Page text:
Sorry, folks -- I was away from my computer for a while. It felt odd, getting out of the house...
The "GOP vs Trump" narrative has become impossible to ignore. Talking Points Memo reports that Paul Ryan has threatened to sue a President Trump.
“I would sue any president that exceeds his or her powers,” Ryan said in a back-and-forth about Trump's claims that he could implement a Muslim ban or build a Mexican border wall without congressional approval.
Unprecedented! No powerful Republican has ever spoken in this fashion about his party's nominee. TPM also reports that Trump has no "ground game"
to speak of, and has not been coordinating with the RNC.
Trump seems to have decided he's just not going to have one. Maybe he'll decide that's ridiculous and he wants to build on after all. But you can't just build a campaign operation overnight. And Trump is way, way behind.
Who the hell is advising
Trump? I was under the impression that Stone and Manafort knew something about politics...
Republican National Committee Chairman Reince Priebus has been quietly having conversations with state party leaders to discuss the latest push by convention delegates to nominate anyone other than Donald Trump.
Priebus has spoken with GOP party chairmen in multiple states in recent days in part to get a better sense of how large the anti-Trump faction is among their convention delegations, according to two people familiar with the conversations.
Given the strife, a growing group of anti-Trump delegates is convinced that enough like-minded Republicans will band together in the next month to change party rules and allow delegates to vote for whomever they want at the convention, regardless of who won state caucuses or primaries.
The new push is being run by people who can actually make changes to party rules, rather than by pundits and media figures who have been pining for a Trump alternative. Many of the delegates involved supported Sen. Ted Cruz (Tex.) in the primary race but say they are not taking cues from any of Trump’s vanquished opponents.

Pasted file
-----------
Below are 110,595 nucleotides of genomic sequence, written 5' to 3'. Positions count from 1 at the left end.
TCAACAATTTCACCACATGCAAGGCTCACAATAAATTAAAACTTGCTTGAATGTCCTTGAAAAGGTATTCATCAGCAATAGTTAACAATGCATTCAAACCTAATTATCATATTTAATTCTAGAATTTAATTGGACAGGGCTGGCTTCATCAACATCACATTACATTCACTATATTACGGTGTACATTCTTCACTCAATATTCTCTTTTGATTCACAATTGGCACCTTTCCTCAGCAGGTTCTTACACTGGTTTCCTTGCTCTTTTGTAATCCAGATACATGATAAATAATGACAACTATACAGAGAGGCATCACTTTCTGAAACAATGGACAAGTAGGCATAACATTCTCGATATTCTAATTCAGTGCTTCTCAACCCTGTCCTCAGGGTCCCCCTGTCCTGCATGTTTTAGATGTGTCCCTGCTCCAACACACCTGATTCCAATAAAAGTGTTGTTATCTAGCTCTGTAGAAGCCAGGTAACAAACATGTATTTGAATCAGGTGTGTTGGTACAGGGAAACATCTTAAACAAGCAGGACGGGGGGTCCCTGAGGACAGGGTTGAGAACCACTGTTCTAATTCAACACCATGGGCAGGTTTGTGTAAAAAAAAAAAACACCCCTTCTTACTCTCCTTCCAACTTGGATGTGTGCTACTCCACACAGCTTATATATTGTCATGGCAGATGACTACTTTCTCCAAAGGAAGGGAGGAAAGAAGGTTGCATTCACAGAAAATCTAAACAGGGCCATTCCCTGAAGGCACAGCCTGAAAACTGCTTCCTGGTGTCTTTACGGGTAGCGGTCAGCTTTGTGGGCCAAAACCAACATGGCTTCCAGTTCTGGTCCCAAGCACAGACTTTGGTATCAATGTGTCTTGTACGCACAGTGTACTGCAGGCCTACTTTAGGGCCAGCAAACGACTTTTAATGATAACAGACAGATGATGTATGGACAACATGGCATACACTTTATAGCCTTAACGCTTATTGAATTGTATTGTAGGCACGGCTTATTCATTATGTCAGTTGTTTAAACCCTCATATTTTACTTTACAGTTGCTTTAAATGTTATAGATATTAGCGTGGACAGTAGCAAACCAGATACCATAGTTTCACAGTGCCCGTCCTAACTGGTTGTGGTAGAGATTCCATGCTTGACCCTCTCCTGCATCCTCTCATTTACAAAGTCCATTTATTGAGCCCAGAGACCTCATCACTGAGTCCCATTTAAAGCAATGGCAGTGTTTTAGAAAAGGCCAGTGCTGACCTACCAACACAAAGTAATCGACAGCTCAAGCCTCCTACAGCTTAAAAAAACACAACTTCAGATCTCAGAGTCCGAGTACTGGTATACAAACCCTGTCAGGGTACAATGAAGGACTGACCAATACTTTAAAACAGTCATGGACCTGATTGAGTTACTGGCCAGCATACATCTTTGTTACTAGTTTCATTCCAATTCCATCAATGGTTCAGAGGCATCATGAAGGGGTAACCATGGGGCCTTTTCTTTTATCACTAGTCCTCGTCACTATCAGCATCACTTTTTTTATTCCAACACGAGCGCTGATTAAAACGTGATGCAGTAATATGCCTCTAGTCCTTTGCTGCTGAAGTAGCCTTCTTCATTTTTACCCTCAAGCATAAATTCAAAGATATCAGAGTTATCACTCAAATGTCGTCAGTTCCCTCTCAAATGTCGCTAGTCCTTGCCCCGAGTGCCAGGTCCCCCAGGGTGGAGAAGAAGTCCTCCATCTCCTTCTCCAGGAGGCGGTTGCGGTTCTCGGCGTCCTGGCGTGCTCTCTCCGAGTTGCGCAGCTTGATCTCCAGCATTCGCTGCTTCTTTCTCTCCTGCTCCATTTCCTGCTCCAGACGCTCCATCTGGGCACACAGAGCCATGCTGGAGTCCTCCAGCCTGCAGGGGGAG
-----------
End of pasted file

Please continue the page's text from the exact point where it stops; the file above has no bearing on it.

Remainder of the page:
“This literally is an ‘Anybody but Trump’ movement,” said Kendal Unruh, a Republican delegate from Colorado who is leading the campaign.
factors caused this revolt. But the proximate cause -- the straw with the power to shatter the vertebra of even the mightiest dromedary -- was Trump's reaction to the Orlando massacre.
All he needed to do was sound presidential. All he needed to do was leave his ego at the door for just one damned day.
Just. One. Day.
Hell, even I
could have done it. How does this sound?
"This is not a day for politics. This is a day for all Americans, of every party and persuasion, to come together in mourning. It's a day for prayer, a day for grief, a day for tears, a day to console the victims whose pain we all share. Soon, we shall gather as a nation and ask ourselves the necessary questions: How did this happen? How could it have been prevented? How can we unite our efforts and work together to insure our safety without doing injury to the freedoms we cherish...?"
And so on. The speech writes itself.
Yes, a statement of that sort would have been conventional -- even banal. After a tragedy, people want
to hear conventional sentiments from our leading political figures; there is solace in the familiar. People do not
want to hear narcissistic self-praise, or brutish partisan insults, or anything that smacks of opportunism. The day after the Orlando massacre was not a day for the political hard sell.
If Trump were a man of sound judgment, he would have said the right words. But Trump couldn't stop himself. He combined the egomania of Caligula with the sales pitch of Soapy Smith
On this tragic day, as on all other days, I am I. Me am me. Me the magnificent. The amazing I. I I I. Me me me. Trump Trump Trump. All others are stupid. All others are criminal. All others are out to get you. Your only salvation is I I I me me me Trump Trump Trump. Everything in your lives will be tremendous and glorious and magnificent if you are led by me me me ME ME ME ME ME.
Trump just can't not
be Trump. Not even for one day. And now his own party is saying "Enough is enough."